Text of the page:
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Some Useful Design Tactics for Mining ITS Data
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  1. Some Useful Design Tactics for Mining ITS Data • Jack Mostow • Project LISTEN (www.cs.cmu.edu/~listen) • Carnegie Mellon University • Funding: National Science Foundation • ITS 04 Workshop on Analyzing Student-Tutor Interaction Logs to Improve Educational Outcomes, Maceio, Brazil 1

  2. Outline • Project LISTEN’s Reading Tutor • Modify tutor to get mineable data • Map data stream to analyzable data set • Mine data set to discover insights 2

  3. Project LISTEN’s Reading Tutor (video) 3

  4. Project LISTEN’s Reading Tutor (video) • John Rubin (2002). The Sounds of Speech (Show 3). On Reading Rockets (Public Television series commissioned by U.S. Department of Education). Washington, DC: WETA. • Available at www.cs.cmu.edu/~listen. 4

  5. Tutoring: Dr. Joseph Beck, mining tutorial data Prof. Albert Corbett, cognitive tutors Prof. Rollanda O’Connor, reading Prof. Kathy Ayres, stories for children Joe Valeri, activities and interventions Becky Kennedy, linguist Listening: Dr. Mosur Ravishankar, recognizer Dr. Evandro Gouvea, acoustic training John Helman, transcriber Programmers: Andrew Cuneo, application Karen Wong, Teacher Tool Field staff: Dr. Roy Taylor Kristin Bagwell Julie Sleasman Grad students: Hao Cen, HCI Cecily Heiner, MCALL Peter Kant, Education Shanna Tellerman, ETC Plus: Advisory board Research partners DePaul UBC U. Toronto Schools Thanks to fellow LISTENers 5

  6. 2003-2004 database: 9 schools > 200 computers > 50,000 sessions > 1.5M tutor responses > 10M words recognized Embedded experiments Randomized trials Project LISTEN’s Reading Tutor: A rich source of experimental data 6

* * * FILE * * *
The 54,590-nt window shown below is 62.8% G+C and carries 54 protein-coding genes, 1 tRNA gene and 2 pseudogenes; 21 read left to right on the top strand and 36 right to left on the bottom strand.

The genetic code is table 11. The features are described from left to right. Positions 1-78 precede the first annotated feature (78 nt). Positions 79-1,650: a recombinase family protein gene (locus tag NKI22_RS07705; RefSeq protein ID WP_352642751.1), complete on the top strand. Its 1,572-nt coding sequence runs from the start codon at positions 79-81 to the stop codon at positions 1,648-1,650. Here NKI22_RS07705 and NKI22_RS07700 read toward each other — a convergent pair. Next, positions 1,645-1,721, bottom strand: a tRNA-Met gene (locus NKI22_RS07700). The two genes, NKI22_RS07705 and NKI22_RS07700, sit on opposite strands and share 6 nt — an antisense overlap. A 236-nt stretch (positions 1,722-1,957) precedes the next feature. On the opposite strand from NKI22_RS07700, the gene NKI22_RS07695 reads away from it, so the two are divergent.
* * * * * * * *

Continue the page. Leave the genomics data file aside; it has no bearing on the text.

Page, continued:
7. Modify tutor to get mineable data • Log operations at grain size and level of interest • Click <x, y> at time t: motor control • Click “Goldilocks”: item selection • Reify operations to log them analyzably • Handwriting or speech  typed input • Freehand drawing  graphical palette (Geometry Tutor) • Free-form responses  menu selection (Self 88) • Natural language  sentence starters (Goodman 03) • Time student and tutor actions • Time allocation reflects motivation (ITS 02) • Hasty responses indicate guessing (TICL 04) • Latency reflects automaticity (TICL 04) 7

  8. Modify tutor: add relevant data • Randomize tutorial decisions • What skill to test, what help to give • Probe skills • Assess cognitive development (Arroyo 00) • Test vocabulary words (IJAIE 01) • Insert automated comprehension questions (TICL 04) • Import student data • Gender, age, IQ (Shute 96) • Prior knowledge (Corbett 00) • Pretest scores (TICL 04) • Hand-label when appropriate • Transcribe (some) spoken input (FLET 04) 8

  9. Modify tutor: an example • Randomize: explain some new words but not others. • Probe: test each new word the next day. • Did kids do better on explained vs. unexplained words? • Overall: NO; 38%  36%, N = 3,171 trials (IJAIE 01). • Rare, 1-sense words tested 1-2 days later: YES! 44% >> 26%, N = 189. 9